bucks. That in and of itself is a fairly sizable problem, so imagine
his joy to end up with a partner in flight, Alex Corbett - fellow
mafia avoider due to his unpaid gambling debts. Together, they
manage to get in and out of scrapes on all sorts of planets - holding down
jobs, losing jobs, losing Walter's money, etc. Along the way, they
get to meet furry bear matrons, killer androids from the future, a
wacked-out scientist who thinks he's invented a time machine, and plenty more.
Well-written and plotted, the series catches you with its
satire and parody, but stands on its extended characters and plotline.
The duo's comic timing is excellent, something not easily achievable in
comics today. They take on targets spanning the gamut of science fiction,
working in parodies of Star Wars (twice!), Doctor Who, Terminator,
and Back to the Future, as well as shots at Star Trek, Youngblood,
the TMNT phenomenon, Ronald Reagan and the Gulf War, and pastiches
of "Jaka's Story" and other comic stuff. The parody of Back to the Future,
in particular, is not to be missed. Would you believe - they go
back to their own issue 1?
Well, you've got to remember that, like Matt Feazell's great-selling
Ert! book, this is a collection of minicomics. Unlike Feazell, though,
these guys don't do stick figures - they do something more in the vein
of Doonesbury, art-wise. So some of their art, especially in the first
half of the book, suffers from reproduction limitations. Perhaps the
original medium was crude or the size change for the book rendered it
grainy - regardless, the first half of the book comes across as
primitive but entertaining. The layouts are consistently creative and
readable, though some of the fine line work vanishes and what remains
looks somewhat unfinished. In short, looking like good minicomics.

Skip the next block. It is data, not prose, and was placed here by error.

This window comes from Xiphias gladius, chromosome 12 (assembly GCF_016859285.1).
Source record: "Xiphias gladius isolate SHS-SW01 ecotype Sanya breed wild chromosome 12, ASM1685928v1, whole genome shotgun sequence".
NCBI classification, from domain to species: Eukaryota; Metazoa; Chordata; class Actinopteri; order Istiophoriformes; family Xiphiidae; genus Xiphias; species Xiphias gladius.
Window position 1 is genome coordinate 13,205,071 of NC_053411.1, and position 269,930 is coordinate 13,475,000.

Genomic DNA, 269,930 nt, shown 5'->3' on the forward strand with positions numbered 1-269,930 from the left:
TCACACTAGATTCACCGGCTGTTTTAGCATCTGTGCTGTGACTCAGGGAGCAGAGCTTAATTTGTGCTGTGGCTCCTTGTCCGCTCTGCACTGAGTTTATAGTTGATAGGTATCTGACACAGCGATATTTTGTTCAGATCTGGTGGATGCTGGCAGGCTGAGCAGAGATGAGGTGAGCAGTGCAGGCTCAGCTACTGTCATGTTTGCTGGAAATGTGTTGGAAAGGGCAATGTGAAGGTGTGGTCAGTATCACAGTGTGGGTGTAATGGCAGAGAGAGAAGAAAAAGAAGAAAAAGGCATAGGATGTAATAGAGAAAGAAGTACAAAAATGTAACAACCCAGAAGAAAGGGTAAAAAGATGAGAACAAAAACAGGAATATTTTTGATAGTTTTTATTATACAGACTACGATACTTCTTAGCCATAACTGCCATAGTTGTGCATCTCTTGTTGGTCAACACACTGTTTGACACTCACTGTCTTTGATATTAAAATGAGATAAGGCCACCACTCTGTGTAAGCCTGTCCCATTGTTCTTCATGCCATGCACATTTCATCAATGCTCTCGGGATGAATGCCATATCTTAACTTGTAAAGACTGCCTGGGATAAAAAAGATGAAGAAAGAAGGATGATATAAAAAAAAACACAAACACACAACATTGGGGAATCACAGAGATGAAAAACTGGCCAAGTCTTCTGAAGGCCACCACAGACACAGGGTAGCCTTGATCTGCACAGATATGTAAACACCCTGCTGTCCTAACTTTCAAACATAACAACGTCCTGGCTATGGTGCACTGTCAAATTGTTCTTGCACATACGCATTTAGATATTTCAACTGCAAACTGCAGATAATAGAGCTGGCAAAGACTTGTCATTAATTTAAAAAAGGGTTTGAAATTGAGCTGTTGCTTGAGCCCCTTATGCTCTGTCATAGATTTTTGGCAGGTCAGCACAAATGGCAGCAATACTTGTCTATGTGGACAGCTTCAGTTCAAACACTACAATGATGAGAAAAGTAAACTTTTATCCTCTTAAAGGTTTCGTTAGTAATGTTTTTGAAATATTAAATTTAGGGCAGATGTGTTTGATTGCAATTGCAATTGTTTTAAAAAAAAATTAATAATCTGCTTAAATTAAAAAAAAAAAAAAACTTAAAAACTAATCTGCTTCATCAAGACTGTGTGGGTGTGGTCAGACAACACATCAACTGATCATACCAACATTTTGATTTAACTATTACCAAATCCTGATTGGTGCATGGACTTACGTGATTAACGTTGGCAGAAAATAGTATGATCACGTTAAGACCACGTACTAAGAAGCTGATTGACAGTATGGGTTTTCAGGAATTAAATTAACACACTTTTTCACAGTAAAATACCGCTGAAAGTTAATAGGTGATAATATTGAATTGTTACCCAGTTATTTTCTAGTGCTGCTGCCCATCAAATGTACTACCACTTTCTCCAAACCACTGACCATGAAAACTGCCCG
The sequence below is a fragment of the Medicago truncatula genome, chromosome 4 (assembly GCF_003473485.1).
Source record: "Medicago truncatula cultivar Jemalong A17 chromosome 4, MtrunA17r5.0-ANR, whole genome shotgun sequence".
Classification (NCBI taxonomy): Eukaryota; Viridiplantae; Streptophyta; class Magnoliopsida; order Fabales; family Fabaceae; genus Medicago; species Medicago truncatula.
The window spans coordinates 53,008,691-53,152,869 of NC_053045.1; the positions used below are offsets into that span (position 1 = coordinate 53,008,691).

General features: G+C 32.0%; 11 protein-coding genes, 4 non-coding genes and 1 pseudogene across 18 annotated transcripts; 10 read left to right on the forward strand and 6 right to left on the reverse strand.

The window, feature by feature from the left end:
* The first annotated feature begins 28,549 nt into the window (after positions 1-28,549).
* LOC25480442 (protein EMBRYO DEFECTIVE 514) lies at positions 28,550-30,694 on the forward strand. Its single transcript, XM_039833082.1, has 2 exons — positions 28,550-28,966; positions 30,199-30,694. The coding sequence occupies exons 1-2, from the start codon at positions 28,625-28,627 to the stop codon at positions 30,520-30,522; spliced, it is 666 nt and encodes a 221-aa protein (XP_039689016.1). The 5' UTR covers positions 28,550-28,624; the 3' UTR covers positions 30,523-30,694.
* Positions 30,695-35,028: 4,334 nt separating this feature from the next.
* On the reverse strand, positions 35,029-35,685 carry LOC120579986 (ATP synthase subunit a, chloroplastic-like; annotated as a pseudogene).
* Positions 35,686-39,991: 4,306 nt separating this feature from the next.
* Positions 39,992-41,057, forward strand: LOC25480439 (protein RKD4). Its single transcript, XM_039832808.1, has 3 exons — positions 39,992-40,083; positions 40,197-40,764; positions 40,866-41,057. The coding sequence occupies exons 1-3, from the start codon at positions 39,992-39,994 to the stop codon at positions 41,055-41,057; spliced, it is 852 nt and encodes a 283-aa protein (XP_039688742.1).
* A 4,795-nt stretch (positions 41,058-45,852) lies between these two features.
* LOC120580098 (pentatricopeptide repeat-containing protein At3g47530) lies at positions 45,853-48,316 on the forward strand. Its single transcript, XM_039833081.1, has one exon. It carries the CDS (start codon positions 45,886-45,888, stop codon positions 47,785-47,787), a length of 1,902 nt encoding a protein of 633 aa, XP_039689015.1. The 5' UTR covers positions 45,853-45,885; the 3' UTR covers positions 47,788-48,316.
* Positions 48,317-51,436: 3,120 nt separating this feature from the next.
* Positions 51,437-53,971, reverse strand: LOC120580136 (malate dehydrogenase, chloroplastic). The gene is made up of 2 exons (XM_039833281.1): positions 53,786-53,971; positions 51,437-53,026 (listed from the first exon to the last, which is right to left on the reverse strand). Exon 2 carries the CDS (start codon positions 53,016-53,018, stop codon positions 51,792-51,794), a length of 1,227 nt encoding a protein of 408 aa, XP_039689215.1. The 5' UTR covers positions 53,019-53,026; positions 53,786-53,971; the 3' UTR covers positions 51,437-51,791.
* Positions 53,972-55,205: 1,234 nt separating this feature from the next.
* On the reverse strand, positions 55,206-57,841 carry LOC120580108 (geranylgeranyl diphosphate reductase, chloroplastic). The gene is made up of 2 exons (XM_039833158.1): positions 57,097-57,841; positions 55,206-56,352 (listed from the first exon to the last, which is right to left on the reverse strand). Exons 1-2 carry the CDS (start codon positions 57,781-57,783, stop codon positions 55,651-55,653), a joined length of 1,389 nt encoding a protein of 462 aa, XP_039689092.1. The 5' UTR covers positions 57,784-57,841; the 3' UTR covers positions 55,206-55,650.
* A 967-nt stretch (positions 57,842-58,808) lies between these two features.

The improvement in the art over the first hundred pages is astounding.
Clearly the guys went from an "Oh, this is kinda cool" attitude towards their
work into more dedicated creatorship. Faces and figures firm up,
backgrounds fill in, reproduction improves, and in general the art
improves 1000 percent, looking not at all like mini-comics, and more
like professional full-size comics.
After issue 25 (this winter), these guys say they're going full-size
with Dressed For Success, and are going to tackle extended storylines
and characters while still adding dollops of humor along the way; focus
more on themes and less on parodies. Which is spooky in a way, since
the book I most often compare DFS to did the exact same thing - remember
Cerebus? Good parody writing with strong characters and plotting
led to the start of Dave Sim's major storyline - in issue 26. I'd suggest
you be watching DFS as they make the same transition. Meantime, this TPB
is quite a bargain (304 pp for only $12!) and should interest readers
of Buck Godot, Cerebus (Dave Sim has a laudatory quote on
the back cover), and Lethargic Comics (and Greg Hyland provides the introduction).
If you like Dressed For Success, take a look at:
Cold Cut Distribution
220 N Main St. - Salinas, CA 93901 - (831) 751-7300